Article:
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Britain Approves 1st Coronavirus Drug Which shorten recovery time

Regulators have approved Britain’s first medicine to treat coronavirus – a drug intended for use on Ebola victims.

Clinical trials suggest remdesivir can shorten recovery time for Covid-19 sufferers by an average of four days, from 15 to 11.

Formal licence approval takes months but the Medicines and Healthcare products Regulatory Agency said the anti-viral drug can be prescribed before this is complete.

Hospital doctors can give remdesivir to Covid-19 patients aged over 12, while clinical trials with manufacturer Gilead Sciences continue.

The move boosts efforts to find an effective treatment and improve NHS capacity to cope with a potential second wave of the disease.

Health Secretary Matt Hancock told the daily Downing Street briefing: “This is probably the biggest step forward in the treatment of coronavirus since the crisis began.

“These are very early steps but we are determined to support the science and back the projects that show promise.”

He spoke as daily deaths in the UK fell to 134, the lowest for six weeks. And there were no new deaths in Northern Ireland for the first time since the pandemic started. Department of Health data put the full toll at 37,048.

But 47,300 coronavirus deaths have been officially recorded once Office for National Statistics data where Covid-19 is mentioned on death certificates is combined with NHS England data on deaths following a positive test.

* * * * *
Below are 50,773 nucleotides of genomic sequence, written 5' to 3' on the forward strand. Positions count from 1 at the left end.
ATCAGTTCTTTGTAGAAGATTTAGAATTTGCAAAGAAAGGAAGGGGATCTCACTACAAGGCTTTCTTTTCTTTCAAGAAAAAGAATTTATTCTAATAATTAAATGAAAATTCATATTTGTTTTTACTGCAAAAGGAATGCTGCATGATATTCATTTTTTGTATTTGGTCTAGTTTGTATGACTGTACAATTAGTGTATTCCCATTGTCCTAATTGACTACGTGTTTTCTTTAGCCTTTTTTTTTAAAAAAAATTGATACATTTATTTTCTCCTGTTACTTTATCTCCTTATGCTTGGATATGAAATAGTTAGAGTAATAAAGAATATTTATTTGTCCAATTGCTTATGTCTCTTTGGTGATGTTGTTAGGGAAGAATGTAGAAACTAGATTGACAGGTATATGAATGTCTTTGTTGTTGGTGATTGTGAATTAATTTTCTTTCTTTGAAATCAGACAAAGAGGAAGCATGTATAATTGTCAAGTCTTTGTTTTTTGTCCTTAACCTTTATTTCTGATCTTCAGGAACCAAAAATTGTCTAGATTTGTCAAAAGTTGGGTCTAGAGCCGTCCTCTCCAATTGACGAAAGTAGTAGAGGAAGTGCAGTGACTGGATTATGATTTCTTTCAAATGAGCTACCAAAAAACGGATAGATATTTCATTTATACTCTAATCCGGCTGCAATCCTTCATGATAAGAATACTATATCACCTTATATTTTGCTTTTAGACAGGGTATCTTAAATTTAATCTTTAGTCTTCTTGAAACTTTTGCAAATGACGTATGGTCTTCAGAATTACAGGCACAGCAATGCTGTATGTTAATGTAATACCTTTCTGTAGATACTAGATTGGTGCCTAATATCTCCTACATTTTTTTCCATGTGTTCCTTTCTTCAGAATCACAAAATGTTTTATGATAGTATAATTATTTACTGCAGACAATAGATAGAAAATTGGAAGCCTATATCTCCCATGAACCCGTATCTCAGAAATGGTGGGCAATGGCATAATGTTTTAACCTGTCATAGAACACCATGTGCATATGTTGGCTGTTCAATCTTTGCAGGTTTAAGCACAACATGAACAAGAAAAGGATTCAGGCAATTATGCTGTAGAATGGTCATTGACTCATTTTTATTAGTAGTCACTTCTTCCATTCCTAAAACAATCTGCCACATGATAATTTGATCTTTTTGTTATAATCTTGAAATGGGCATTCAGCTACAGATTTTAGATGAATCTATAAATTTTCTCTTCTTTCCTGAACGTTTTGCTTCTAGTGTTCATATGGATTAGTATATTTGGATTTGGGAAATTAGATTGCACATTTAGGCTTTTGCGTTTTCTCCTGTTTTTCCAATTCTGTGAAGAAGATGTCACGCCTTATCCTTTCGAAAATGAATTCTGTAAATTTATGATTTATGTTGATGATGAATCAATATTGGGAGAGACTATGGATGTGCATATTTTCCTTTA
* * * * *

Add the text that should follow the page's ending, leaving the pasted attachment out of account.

The news on remdesivir comes after a hospital in Weston-super-Mare had to stop taking in patients over the bank holiday when it hit maximum capacity amid an influx of Covid-19 cases.

The drug reduces the recovery time for Covid-19 patients (Image: Getty)
The drug reduces the recovery time for Covid-19 patients (Image: Getty)
Controlling the risk of the NHS being overwhelmed is the key requirement for lifting lockdown measures. And getting patients treated and out of hospital faster frees up vital intensive care beds.Mr Hancock said we are “leading the world in clinical trials”, adding: “We will be prioritising use of this treatment where it will find the greatest benefit.”

President Donald Trump has said the US is putting its “full power and might” behind remdesivir too.

It is the first approval by the MHRA under its Early Access to Medicines Scheme, which allows legal access to unlicensed medicine.

MHRA chief executive Dr June Raine said: “We are committed to ensuring patients can have fast access to promising new treatments for Covid-19.”

Prof Stephen Evans, of the London School of Hygiene and Tropical Medicine, added: “It’s a little too early to say it will become the standard of care. The large trials still ongoing should clarify that.”

ONS data shows total excess deaths – above what would be expected compared to previous years – are now almost 60,000 since the start of the outbreak. The NHS postponed all “non-emergency” treatments in March, while fear of catching the virus stopped many vulnerable people dialling 999.

Experts have warned these extra deaths include many people quietly dying at home who would have survived with full access to services. Deaths in care homes from all causes are still twice as high as the yearly average.

Meanwhile, Mr Hancock also said local lockdowns will be part of the track-and-trace strategy being rolled out next month. And deals have been signed to make two billion items of personal protective equipment in the UK.

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